As I was watching the next film that I’m about to review, I kept thinking that I’d seen the plot before. It turns out that I had in a film called “Omega Man”, which starred Charlton Heston. This versiaon, “I Am Legend,” stars Will Smith in the lead role as Dr. Robert Neville, who may well be the last living human in the world.
The movie takes place in 2012, some three years after a biochemical disease originally established as a cure for cancer, mutates and turns most of the human race into zombies. They, in turn, feed upon one another until they manage to reduce the overall population significantly.
Neville, who was brought on board to find a cure for the disease when it first broke out in 2009, is still searching for the answer in 2012. But now he is alone.
Although he comes close to finding a cure from time to time, he ultimately fails over and over and over again; something that weighs heavily on both his heart and his mind. All that he has left in the world is an empty city full of merchandise and his dog, Sam.
Slowly, but surely, the audience watches as the good doctor’s mind begins to deteriorate under the pressure. When his dog is attacked and infected, and he is left totally alone, Neville’s mind cracks. He decides to end it all, but before he can, something else happens to prevent him from achieving that goal.
Ater that, it becomes a race against time, because the zombies become more and more aggressive. Neville knows it is only a matter of time before they discover where he lives. Before that happens, he must find a cure.
While the story remains true to the original film, it has been well updated to the times in which we now live. Smith proves to be the perfect choice for the hero. He has the quality that one would expect to find within someone who is willing to sacrifice all on behalf of the greater good.
It had to be difficult having the entire movie rest on the shoulders of one human being. Luckily Smith is both talented enough and mentally/emotionally strong enough to handle that kind of stress. And he has the screen presence to carry the film all on his own. His performance is nearly flawless.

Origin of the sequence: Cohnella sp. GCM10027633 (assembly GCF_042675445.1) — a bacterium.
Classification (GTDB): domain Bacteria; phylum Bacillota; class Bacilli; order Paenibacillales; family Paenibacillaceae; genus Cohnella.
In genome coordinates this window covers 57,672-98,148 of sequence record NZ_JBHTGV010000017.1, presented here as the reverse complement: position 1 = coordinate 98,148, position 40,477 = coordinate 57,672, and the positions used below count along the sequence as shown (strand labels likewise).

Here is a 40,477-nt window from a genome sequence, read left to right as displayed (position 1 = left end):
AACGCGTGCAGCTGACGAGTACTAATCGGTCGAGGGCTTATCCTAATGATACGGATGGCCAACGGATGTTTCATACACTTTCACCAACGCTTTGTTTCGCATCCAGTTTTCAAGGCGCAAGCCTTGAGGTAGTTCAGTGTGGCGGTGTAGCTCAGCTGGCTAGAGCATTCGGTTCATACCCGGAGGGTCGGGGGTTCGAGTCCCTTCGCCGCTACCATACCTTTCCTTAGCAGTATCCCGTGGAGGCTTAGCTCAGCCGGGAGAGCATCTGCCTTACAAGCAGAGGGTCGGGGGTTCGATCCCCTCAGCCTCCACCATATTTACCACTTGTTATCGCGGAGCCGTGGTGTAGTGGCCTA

However, the real star of this film is New York City itself. Seeing the sprawling metropolis so barren and desolate is difficult to watch and almost impossible to imagine.
The cinematography is also amazing. Some of the movie must be shot in the dark. That can be difficult. Oftentimes, what happens is that the audience must listen to what happens but actually can’t see more than shadows. Not so with this movie. The scenes are perfect rather shot in full sunlight or in pitch-blackness.
This is a difficult film to watch, however. That isn’t due to anything gory or violent. Such scenes are kept to a minimum. It is difficult because it rings “possible.” It is feasible that a biological virus could someday wipe out much of mankind. Anyone who doesn’t believe that is living in an unrealistic bubble.
It is also difficult to watch a man’s mind slowly give into insanity. I can’t begin to imagine how I would, or could, remain sane without anyone else to converse with; without another’s human touch; without some kine of link to humanity.
Those who aren’t sci-fi lovers may not like this film. Although it isn’t sci-fi in the purest form, it is a work of science fiction; albeit one that could come true.
Those who don’t want to face mankind’s inevitable extinction may not want to watch this film either. It hits some solid points home that you may not be ready to deal with.
Those who look for a film that just entertains probably won’t like this film either. I can’t call it entertaining. It is gritty and hard. It does hold a ray of hope but that isn’t realized until the last few frames of the film.
I think Francis Lawrence’s direction was as near perfect as Smith’s performance. Together, the two were able to weave a good film.
I liked this movie. I give it four stars out of five.